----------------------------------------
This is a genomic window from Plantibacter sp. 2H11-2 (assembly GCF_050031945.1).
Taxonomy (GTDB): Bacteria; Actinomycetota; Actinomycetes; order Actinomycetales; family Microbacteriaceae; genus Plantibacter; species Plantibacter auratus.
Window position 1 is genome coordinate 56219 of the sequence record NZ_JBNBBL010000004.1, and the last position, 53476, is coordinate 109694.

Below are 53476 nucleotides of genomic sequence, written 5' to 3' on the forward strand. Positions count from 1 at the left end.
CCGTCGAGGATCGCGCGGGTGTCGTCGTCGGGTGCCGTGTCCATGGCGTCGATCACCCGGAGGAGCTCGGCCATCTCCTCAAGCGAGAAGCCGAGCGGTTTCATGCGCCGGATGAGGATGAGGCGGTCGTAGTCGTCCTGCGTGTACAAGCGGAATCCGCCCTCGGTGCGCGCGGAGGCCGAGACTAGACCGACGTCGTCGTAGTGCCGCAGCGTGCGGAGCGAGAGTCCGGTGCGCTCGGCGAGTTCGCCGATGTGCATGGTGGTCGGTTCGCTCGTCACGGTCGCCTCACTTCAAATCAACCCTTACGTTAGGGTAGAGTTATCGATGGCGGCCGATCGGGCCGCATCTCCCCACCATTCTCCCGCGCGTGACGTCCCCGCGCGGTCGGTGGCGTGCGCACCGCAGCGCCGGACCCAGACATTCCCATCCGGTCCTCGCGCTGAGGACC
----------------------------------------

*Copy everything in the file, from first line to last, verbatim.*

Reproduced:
This is a genomic window from Plantibacter sp. 2H11-2 (assembly GCF_050031945.1).
Taxonomy (GTDB): Bacteria; Actinomycetota; Actinomycetes; order Actinomycetales; family Microbacteriaceae; genus Plantibacter; species Plantibacter auratus.
Window position 1 is genome coordinate 56219 of the sequence record NZ_JBNBBL010000004.1, and the last position, 53476, is coordinate 109694.

Below are 53476 nucleotides of genomic sequence, written 5' to 3' on the forward strand. Positions count from 1 at the left end.
CCGTCGAGGATCGCGCGGGTGTCGTCGTCGGGTGCCGTGTCCATGGCGTCGATCACCCGGAGGAGCTCGGCCATCTCCTCAAGCGAGAAGCCGAGCGGTTTCATGCGCCGGATGAGGATGAGGCGGTCGTAGTCGTCCTGCGTGTACAAGCGGAATCCGCCCTCGGTGCGCGCGGAGGCCGAGACTAGACCGACGTCGTCGTAGTGCCGCAGCGTGCGGAGCGAGAGTCCGGTGCGCTCGGCGAGTTCGCCGATGTGCATGGTGGTCGGTTCGCTCGTCACGGTCGCCTCACTTCAAATCAACCCTTACGTTAGGGTAGAGTTATCGATGGCGGCCGATCGGGCCGCATCTCCCCACCATTCTCCCGCGCGTGACGTCCCCGCGCGGTCGGTGGCGTGCGCACCGCAGCGCCGGACCCAGACATTCCCATCCGGTCCTCGCGCTGAGGACC